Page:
is the ninth studio album by singer , released September 21, 1979 via . 's striking black and white front cover shot of an elegant and assured showing more then she ever had seemed to say it all. With release of , the award winning actress and singer was revealing an altogether more outgoing and sensual dimension of her persona.
GQ originally formed in 1968 as Sabu & The Survivors. Their biggest hit was "Disco Nights (Rock-Freak)” single from their debut album which peaked at R&B #1, Disco #3 and Pop #12. The debut album peaked at R&B #2 and Pop #13. GQ TWO was their second album and reached R&B #9 and Pop #46 shortly after it’s release in 1980. It was produced by Jimmy Simpson who also produced Candi Staton, Ashford & Simpson and Deodato.
is the debut album by American soul/disco group , released in 1979 on the Arista label. The lead single was a major crossover hit, topping the R&B chart and peaking at #12 on the pop chart. The follow-up, a respectful and faithful cover of 's 1965 classic , also made the R&B top 5 and the pop top 20. On the back of its hit singles, the album also became a big seller, peaking at #2 R&B and #13 pop.
Big Break Records are delighted to continue our series of Salsoul Records reissues with the classic Double Exposure album "Ten Percent”. Double Exposure were originally signed to Stax under the name United Image until they were introduced to Salsoul by producer Norman Harris who produced all three albums they recorded for Salsoul. Norman was part of Baker-Harris-Young Productions who worked with the likes of Whispers, The Trammps, Executive Suite and Love Committee.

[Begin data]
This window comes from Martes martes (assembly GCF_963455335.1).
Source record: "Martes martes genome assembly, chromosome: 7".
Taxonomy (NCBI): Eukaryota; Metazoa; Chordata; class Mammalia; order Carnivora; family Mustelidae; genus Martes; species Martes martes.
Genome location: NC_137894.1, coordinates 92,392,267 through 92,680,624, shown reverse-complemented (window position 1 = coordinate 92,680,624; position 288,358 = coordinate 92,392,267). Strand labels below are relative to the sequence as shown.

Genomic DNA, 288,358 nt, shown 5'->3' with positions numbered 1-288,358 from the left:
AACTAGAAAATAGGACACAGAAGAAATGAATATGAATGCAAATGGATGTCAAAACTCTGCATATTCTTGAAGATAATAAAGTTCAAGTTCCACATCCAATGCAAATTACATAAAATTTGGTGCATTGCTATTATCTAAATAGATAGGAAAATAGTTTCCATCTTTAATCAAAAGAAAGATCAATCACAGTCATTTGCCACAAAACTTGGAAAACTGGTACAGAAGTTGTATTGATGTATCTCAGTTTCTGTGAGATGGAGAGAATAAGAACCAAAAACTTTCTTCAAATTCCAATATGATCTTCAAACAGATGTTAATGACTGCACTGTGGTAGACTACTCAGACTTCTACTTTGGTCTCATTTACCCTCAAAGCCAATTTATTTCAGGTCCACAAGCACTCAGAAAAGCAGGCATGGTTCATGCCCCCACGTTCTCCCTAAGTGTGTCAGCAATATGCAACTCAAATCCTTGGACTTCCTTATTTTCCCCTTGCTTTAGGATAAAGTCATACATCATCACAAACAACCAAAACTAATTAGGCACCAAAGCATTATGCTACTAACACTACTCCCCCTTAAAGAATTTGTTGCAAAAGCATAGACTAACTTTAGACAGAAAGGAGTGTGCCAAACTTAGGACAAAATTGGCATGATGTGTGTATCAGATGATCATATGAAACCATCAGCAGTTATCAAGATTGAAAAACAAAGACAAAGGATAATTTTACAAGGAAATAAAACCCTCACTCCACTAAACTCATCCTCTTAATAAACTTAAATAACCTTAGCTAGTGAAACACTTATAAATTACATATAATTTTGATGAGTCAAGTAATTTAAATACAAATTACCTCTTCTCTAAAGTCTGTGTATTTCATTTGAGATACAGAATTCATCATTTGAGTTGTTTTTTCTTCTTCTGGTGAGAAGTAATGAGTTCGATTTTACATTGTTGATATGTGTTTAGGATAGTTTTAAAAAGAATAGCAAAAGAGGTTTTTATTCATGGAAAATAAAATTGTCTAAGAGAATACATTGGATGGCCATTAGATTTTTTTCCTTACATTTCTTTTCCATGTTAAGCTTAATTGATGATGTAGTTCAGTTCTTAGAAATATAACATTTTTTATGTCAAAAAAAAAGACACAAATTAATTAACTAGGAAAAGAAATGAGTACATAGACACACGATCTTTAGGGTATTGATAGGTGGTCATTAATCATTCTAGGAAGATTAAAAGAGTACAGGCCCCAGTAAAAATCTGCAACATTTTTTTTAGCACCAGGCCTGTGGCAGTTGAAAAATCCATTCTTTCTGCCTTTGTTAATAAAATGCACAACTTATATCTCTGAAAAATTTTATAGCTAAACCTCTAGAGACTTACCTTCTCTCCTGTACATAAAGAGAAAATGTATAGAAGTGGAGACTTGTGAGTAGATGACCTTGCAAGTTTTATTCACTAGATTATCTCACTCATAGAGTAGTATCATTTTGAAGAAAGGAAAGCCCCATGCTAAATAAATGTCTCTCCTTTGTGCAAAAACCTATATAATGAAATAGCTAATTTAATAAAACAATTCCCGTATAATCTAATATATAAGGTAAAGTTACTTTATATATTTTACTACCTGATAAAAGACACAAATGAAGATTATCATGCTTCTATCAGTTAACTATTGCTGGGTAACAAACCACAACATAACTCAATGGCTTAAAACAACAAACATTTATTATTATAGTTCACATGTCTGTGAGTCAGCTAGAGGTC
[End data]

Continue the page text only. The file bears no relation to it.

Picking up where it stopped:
Happily, it is not the responsibility of this review to address in detail the train wreck that was the 1979 film adaptation of the stage musical Hair. A complete misfire conceived by a screenwriter, Michael Weller, and a director, Czech expatriate Milos Forman, who did not seem to have the slightest familiarity with hippies, the '60s, America, or even Broadway, the movie was miscast with supposedly bankable young film stars of the day (Treat Williams, John Savage, Beverly d'Angelo), and the essentially plotless libretto of the stage version was replaced by a contrived Hollywood script in a textbook example of how not to do an adaptation. But never mind the movie itself…